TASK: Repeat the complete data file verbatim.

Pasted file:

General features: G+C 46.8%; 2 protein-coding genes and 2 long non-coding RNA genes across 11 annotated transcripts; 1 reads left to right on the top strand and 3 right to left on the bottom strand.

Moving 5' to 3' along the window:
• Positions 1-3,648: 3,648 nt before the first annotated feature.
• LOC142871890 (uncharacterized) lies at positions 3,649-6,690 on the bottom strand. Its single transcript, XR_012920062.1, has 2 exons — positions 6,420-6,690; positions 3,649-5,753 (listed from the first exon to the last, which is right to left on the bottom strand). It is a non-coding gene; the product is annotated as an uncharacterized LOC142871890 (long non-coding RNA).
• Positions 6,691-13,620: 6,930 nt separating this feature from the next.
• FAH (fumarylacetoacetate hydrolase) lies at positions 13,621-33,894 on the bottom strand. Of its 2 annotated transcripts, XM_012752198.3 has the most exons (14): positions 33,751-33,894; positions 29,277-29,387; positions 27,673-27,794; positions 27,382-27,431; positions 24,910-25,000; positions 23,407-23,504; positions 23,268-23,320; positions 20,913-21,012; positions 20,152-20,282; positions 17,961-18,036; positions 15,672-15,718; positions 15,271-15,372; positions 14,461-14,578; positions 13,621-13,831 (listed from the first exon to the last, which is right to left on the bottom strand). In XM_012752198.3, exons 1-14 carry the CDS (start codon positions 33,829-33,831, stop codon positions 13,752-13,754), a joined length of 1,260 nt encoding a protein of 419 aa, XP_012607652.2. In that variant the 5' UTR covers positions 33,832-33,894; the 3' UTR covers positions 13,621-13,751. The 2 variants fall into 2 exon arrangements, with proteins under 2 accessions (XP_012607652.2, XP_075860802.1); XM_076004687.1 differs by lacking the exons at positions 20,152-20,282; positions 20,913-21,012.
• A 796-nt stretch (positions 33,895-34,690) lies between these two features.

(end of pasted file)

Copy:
General features: G+C 46.8%; 2 protein-coding genes and 2 long non-coding RNA genes across 11 annotated transcripts; 1 reads left to right on the top strand and 3 right to left on the bottom strand.

Moving 5' to 3' along the window:
• Positions 1-3,648: 3,648 nt before the first annotated feature.
• LOC142871890 (uncharacterized) lies at positions 3,649-6,690 on the bottom strand. Its single transcript, XR_012920062.1, has 2 exons — positions 6,420-6,690; positions 3,649-5,753 (listed from the first exon to the last, which is right to left on the bottom strand). It is a non-coding gene; the product is annotated as an uncharacterized LOC142871890 (long non-coding RNA).
• Positions 6,691-13,620: 6,930 nt separating this feature from the next.
• FAH (fumarylacetoacetate hydrolase) lies at positions 13,621-33,894 on the bottom strand. Of its 2 annotated transcripts, XM_012752198.3 has the most exons (14): positions 33,751-33,894; positions 29,277-29,387; positions 27,673-27,794; positions 27,382-27,431; positions 24,910-25,000; positions 23,407-23,504; positions 23,268-23,320; positions 20,913-21,012; positions 20,152-20,282; positions 17,961-18,036; positions 15,672-15,718; positions 15,271-15,372; positions 14,461-14,578; positions 13,621-13,831 (listed from the first exon to the last, which is right to left on the bottom strand). In XM_012752198.3, exons 1-14 carry the CDS (start codon positions 33,829-33,831, stop codon positions 13,752-13,754), a joined length of 1,260 nt encoding a protein of 419 aa, XP_012607652.2. In that variant the 5' UTR covers positions 33,832-33,894; the 3' UTR covers positions 13,621-13,751. The 2 variants fall into 2 exon arrangements, with proteins under 2 accessions (XP_012607652.2, XP_075860802.1); XM_076004687.1 differs by lacking the exons at positions 20,152-20,282; positions 20,913-21,012.
• A 796-nt stretch (positions 33,895-34,690) lies between these two features.